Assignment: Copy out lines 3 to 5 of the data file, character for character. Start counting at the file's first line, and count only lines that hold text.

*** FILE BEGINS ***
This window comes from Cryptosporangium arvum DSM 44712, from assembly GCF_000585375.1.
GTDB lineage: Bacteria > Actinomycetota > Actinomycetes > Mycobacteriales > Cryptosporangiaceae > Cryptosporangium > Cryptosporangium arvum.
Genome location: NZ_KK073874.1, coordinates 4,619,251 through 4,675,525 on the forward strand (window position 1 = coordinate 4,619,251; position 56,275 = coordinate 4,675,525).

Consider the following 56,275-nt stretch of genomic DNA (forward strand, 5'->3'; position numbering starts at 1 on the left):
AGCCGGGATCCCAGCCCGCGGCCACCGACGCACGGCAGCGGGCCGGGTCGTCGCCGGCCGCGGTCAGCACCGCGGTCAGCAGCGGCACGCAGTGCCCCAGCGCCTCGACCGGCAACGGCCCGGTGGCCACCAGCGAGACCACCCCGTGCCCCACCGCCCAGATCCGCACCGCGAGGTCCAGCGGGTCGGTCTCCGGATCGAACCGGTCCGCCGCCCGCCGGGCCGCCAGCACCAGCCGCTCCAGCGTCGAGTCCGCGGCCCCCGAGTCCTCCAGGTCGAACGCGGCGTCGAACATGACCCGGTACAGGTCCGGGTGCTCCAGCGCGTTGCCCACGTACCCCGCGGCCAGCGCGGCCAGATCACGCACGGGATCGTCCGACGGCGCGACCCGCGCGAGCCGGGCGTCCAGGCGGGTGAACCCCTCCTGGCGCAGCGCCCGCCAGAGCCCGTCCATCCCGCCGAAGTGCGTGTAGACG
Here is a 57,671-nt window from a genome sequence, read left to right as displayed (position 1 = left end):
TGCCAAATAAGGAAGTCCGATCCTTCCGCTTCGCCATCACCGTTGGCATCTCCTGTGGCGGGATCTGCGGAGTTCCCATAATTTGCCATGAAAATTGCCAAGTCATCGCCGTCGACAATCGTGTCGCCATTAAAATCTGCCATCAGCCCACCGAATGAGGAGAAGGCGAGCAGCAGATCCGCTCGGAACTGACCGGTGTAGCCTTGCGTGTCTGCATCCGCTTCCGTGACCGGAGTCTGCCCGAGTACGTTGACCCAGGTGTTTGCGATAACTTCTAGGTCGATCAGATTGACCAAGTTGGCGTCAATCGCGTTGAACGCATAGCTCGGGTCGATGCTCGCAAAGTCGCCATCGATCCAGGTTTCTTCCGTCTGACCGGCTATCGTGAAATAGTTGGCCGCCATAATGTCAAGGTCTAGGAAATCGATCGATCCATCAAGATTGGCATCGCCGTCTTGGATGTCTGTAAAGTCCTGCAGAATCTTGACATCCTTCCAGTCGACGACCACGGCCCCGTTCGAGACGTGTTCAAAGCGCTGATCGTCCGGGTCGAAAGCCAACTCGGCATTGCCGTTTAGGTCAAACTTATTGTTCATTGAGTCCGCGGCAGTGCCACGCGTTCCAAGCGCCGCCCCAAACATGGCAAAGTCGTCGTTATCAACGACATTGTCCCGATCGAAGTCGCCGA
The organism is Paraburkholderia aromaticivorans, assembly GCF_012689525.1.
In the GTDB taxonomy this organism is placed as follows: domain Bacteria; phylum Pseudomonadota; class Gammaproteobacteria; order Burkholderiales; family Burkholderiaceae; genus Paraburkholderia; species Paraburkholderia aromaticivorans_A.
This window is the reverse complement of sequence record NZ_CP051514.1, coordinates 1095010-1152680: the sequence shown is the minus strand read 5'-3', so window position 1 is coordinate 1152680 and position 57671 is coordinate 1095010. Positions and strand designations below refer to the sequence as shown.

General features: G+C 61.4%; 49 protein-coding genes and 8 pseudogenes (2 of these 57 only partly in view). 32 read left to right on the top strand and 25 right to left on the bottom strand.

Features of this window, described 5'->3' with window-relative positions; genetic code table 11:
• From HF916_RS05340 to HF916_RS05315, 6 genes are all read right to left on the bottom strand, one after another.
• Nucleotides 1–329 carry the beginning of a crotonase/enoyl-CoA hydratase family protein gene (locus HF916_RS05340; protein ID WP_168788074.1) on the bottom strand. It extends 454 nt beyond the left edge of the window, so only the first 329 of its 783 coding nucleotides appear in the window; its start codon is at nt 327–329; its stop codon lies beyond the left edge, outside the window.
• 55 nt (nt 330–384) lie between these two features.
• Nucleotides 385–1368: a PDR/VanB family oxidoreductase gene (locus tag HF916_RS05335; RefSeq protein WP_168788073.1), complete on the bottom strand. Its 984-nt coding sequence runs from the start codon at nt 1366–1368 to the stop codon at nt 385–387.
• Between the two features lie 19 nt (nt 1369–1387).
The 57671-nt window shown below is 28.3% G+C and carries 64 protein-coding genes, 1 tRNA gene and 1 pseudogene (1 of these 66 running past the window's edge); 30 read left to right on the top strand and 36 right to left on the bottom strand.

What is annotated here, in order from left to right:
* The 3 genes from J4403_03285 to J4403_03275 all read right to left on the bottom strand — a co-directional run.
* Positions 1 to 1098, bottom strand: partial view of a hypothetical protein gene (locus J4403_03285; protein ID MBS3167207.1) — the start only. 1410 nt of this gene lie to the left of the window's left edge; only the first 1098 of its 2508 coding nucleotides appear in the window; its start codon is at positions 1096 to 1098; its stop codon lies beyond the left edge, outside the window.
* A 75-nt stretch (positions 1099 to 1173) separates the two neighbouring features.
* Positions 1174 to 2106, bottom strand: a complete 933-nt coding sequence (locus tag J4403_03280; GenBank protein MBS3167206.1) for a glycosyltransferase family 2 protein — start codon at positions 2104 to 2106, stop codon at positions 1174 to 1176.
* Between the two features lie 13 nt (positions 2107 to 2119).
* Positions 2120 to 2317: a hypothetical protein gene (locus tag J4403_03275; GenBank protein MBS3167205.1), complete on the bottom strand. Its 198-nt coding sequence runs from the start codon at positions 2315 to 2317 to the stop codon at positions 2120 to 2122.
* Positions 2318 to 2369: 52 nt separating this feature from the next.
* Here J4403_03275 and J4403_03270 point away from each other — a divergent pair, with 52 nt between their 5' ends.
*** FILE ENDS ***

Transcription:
Genome location: NZ_KK073874.1, coordinates 4,619,251 through 4,675,525 on the forward strand (window position 1 = coordinate 4,619,251; position 56,275 = coordinate 4,675,525).

Consider the following 56,275-nt stretch of genomic DNA (forward strand, 5'->3'; position numbering starts at 1 on the left):
AGCCGGGATCCCAGCCCGCGGCCACCGACGCACGGCAGCGGGCCGGGTCGTCGCCGGCCGCGGTCAGCACCGCGGTCAGCAGCGGCACGCAGTGCCCCAGCGCCTCGACCGGCAACGGCCCGGTGGCCACCAGCGAGACCACCCCGTGCCCCACCGCCCAGATCCGCACCGCGAGGTCCAGCGGGTCGGTCTCCGGATCGAACCGGTCCGCCGCCCGCCGGGCCGCCAGCACCAGCCGCTCCAGCGTCGAGTCCGCGGCCCCCGAGTCCTCCAGGTCGAACGCGGCGTCGAACATGACCCGGTACAGGTCCGGGTGCTCCAGCGCGTTGCCCACGTACCCCGCGGCCAGCGCGGCCAGATCACGCACGGGATCGTCCGACGGCGCGACCCGCGCGAGCCGGGCGTCCAGGCGGGTGAACCCCTCCTGGCGCAGCGCCCGCCAGAGCCCGTCCATCCCGCCGAAGTGCGTGTAGACG